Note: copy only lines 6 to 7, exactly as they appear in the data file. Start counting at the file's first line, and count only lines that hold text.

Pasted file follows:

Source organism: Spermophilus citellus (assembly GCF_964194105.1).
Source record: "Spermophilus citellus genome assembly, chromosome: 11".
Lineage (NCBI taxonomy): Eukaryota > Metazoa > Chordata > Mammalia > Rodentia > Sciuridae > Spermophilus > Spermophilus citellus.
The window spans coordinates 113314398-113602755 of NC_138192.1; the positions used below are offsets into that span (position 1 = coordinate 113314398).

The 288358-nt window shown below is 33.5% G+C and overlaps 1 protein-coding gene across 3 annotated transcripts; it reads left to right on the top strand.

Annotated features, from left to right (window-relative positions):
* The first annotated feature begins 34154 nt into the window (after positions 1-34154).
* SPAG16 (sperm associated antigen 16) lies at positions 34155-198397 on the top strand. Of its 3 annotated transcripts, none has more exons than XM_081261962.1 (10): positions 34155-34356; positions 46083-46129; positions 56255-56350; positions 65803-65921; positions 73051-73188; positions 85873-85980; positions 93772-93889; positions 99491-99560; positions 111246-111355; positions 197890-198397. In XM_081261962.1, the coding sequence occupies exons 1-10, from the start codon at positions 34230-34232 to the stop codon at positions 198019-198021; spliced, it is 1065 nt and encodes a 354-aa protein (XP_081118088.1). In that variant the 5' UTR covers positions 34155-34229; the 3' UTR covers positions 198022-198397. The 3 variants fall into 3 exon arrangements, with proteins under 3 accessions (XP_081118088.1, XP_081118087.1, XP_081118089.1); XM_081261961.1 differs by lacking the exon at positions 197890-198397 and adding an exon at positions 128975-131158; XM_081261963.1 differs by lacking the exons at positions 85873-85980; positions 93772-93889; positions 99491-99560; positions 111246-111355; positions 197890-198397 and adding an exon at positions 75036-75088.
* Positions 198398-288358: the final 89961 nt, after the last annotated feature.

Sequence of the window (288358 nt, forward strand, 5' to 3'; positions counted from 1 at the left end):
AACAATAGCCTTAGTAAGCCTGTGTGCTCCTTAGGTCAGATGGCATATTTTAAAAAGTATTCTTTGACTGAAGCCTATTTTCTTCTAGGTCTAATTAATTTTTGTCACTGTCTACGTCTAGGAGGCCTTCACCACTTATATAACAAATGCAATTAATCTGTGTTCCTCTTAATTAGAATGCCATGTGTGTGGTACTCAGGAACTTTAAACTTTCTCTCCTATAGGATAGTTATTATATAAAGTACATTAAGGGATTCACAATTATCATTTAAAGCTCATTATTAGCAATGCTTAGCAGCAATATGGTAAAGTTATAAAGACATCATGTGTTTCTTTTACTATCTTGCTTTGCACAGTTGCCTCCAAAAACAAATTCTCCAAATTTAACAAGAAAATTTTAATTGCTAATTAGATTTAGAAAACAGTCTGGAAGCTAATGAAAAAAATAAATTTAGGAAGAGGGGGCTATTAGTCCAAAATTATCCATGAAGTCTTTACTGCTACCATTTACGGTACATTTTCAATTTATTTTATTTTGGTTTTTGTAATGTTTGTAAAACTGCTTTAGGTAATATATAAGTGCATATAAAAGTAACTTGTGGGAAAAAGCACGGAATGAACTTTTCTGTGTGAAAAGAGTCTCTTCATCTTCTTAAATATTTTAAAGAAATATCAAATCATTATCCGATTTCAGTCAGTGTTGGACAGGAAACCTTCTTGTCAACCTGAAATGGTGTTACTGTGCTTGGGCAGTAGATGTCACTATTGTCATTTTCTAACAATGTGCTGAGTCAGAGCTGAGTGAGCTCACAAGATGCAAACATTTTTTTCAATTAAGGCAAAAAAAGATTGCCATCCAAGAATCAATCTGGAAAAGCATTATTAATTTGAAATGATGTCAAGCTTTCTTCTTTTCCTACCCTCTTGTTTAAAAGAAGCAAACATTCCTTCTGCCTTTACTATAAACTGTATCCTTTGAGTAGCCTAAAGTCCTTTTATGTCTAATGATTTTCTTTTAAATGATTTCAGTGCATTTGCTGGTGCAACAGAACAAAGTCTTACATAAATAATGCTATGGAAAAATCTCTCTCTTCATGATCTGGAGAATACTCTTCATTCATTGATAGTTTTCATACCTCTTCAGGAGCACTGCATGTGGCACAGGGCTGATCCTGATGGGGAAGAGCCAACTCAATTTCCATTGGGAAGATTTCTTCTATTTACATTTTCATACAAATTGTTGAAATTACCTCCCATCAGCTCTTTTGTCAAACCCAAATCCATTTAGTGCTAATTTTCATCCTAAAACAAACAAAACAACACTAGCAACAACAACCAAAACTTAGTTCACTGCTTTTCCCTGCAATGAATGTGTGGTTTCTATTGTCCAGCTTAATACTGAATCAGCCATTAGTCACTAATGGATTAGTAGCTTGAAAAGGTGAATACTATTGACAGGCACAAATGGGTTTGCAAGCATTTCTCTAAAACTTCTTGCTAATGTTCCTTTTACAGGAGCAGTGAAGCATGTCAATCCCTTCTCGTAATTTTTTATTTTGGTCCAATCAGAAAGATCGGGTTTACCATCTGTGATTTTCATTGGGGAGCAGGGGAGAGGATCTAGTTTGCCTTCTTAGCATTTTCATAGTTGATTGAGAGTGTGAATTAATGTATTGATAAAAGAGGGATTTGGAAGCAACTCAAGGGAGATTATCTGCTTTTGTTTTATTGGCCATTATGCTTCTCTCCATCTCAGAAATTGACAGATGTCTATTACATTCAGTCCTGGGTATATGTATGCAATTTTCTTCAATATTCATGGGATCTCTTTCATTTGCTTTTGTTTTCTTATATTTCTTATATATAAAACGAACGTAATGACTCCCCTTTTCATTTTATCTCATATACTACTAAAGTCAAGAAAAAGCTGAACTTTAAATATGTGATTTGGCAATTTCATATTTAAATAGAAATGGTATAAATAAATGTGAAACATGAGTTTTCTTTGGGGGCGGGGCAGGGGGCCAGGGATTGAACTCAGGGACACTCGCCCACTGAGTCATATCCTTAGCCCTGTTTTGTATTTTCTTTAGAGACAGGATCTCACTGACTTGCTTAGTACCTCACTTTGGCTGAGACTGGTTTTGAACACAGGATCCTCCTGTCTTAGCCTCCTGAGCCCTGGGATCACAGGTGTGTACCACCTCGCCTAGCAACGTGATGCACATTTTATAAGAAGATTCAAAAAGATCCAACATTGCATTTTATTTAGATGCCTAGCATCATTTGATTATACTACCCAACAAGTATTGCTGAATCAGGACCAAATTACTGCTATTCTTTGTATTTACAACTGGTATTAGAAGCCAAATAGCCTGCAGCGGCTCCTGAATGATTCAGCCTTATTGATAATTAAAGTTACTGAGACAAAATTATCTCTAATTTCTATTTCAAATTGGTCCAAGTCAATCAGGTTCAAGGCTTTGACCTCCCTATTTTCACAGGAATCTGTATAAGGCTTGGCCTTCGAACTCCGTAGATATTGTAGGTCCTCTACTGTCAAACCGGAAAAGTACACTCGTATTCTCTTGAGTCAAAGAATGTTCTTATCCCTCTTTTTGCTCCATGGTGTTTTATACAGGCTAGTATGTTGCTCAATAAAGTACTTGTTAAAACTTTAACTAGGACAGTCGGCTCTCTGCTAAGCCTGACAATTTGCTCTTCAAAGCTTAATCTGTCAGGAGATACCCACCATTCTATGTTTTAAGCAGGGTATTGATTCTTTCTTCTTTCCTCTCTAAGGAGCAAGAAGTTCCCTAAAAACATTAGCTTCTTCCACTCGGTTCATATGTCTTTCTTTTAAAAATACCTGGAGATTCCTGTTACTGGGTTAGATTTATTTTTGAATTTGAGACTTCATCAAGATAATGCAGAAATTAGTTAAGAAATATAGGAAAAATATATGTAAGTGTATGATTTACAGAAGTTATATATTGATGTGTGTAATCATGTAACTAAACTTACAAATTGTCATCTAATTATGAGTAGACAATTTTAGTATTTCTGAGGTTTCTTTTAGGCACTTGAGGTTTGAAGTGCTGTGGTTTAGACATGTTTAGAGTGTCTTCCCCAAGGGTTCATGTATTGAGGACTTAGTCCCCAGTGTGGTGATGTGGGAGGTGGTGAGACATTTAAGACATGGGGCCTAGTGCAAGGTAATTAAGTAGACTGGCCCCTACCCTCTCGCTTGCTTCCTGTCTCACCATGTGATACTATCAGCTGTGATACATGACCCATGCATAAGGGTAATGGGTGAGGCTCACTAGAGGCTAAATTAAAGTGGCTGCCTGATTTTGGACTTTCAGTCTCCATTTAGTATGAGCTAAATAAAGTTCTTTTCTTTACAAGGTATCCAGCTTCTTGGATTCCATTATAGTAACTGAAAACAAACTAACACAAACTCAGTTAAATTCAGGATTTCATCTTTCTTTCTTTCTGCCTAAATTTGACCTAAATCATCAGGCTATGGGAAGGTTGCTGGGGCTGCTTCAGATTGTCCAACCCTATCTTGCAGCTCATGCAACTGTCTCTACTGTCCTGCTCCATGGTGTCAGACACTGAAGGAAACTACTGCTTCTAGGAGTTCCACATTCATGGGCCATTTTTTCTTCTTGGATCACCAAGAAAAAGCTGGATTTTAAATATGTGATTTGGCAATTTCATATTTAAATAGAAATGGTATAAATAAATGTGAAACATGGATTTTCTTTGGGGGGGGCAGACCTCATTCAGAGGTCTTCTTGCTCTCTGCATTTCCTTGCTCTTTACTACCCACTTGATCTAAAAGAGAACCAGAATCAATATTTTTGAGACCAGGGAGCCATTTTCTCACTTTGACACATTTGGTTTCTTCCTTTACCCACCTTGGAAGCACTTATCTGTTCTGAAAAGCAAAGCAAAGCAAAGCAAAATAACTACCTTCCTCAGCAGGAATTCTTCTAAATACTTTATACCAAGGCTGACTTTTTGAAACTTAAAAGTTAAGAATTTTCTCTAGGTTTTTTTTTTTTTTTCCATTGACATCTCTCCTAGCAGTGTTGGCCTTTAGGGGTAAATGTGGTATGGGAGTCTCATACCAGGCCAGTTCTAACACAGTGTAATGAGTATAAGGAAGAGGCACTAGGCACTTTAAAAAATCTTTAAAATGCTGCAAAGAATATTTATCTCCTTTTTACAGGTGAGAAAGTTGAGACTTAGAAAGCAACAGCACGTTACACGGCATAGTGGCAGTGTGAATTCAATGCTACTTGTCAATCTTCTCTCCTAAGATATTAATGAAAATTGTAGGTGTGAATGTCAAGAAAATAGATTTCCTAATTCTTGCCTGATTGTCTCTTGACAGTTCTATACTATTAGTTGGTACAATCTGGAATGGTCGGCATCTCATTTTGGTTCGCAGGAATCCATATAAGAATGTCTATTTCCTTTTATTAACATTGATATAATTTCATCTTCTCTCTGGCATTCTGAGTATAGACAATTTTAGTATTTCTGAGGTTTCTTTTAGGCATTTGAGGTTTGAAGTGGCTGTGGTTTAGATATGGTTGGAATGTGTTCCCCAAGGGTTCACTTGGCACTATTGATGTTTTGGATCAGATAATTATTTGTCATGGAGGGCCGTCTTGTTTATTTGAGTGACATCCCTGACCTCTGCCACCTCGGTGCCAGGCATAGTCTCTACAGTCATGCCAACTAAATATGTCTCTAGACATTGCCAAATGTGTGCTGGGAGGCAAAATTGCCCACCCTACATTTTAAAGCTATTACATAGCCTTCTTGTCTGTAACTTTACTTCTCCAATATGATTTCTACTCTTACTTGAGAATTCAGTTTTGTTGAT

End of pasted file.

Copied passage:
Annotated features, from left to right (window-relative positions):
* The first annotated feature begins 34154 nt into the window (after positions 1-34154).